South Korea rules the roost in Asia Pacific when it comes to internet speeds. Compared even with developed country standards, South Korea still stands out, beating the United States, Germany, United Kingdom.
Andrew Braun of IDG Connect puts South Korea’s world beating performance down to the following factors:
Government planning: In 1995, the South Korean government introduced the Korean Information Infrastructure project that had established broadband connections across the country by 1998 and, by 2014, resulted in 94% of the country having broadband access.
Private sector growth and industry competition: government deregulation lowered barriers to entry and private firms aggressively entered the sector, built internet networks, innovated on service delivery and competed for share of the market. These factors resulted in the high standards of internet access and infrastructure present in South Korea today.
Urban population density: with an urbanisation rate of 83% in a relatively small country, South Korea has densely populated urban areas, which make for it easy for internet firms to reach users. Instead of building long cross-country networks, internet companies could build relatively smaller networks but still reach a large population. According to Braun, “proximity reduces the cost of building infrastructure…….fiber optic connections are expensive to build and DSL has steep performance loss over distances—but in South Korea physical gaps are barely an issue.”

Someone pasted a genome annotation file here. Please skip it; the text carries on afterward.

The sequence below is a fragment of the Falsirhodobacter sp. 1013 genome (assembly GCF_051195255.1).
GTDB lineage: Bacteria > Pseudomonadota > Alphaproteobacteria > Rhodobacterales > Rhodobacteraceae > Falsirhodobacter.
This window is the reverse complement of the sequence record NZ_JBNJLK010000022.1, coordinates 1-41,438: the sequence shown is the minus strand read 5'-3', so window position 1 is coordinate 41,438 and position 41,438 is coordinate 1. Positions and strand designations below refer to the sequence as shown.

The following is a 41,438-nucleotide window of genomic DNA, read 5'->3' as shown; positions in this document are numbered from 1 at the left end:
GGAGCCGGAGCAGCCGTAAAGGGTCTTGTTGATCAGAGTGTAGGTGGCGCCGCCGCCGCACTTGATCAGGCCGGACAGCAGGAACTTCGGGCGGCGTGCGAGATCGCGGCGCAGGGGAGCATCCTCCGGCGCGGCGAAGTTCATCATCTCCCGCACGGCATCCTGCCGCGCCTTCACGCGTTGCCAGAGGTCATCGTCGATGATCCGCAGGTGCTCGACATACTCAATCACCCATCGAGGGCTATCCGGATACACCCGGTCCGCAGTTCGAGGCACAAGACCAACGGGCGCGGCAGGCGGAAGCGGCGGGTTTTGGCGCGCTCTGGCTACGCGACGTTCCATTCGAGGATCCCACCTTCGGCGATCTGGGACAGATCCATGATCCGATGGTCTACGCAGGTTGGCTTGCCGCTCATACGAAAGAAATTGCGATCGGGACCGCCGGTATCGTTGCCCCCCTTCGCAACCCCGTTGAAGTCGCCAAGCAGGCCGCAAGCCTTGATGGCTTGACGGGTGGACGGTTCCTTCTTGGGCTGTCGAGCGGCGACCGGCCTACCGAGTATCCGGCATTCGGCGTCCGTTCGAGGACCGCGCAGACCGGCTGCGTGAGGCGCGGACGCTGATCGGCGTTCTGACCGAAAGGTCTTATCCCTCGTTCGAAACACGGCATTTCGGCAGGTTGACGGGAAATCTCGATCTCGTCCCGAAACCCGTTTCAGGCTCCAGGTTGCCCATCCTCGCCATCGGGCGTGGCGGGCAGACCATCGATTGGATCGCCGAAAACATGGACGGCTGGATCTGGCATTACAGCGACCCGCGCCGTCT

Korean culture: Since Koreans put emphasis on achievement and education, the government promoted the internet as a tool for education and self-improvement, which resulted in aggressive take-up of internet connections within the population.
As our previous post showed, countries in the Asia-Pacific region have a long way to go to match South Korea, but it is by no means an easy task to replicate it’s success. Despite investing in infrastructure, China and Vietnam still place extensive controls on both internet content and who can provide internet services, factors which affect internet access and sector competition.
Also, countries like the Philippines, India and Indonesia have to face the challenge of connecting their populations across wide geographic areas, factors which put a huge emphasis on infrastructure development. Despite the difficulties, these problems must be tackled if these countries are going to drive both growth in consumer demand and industrial investment, to which standards of internet infrastructure are increasingly crucial.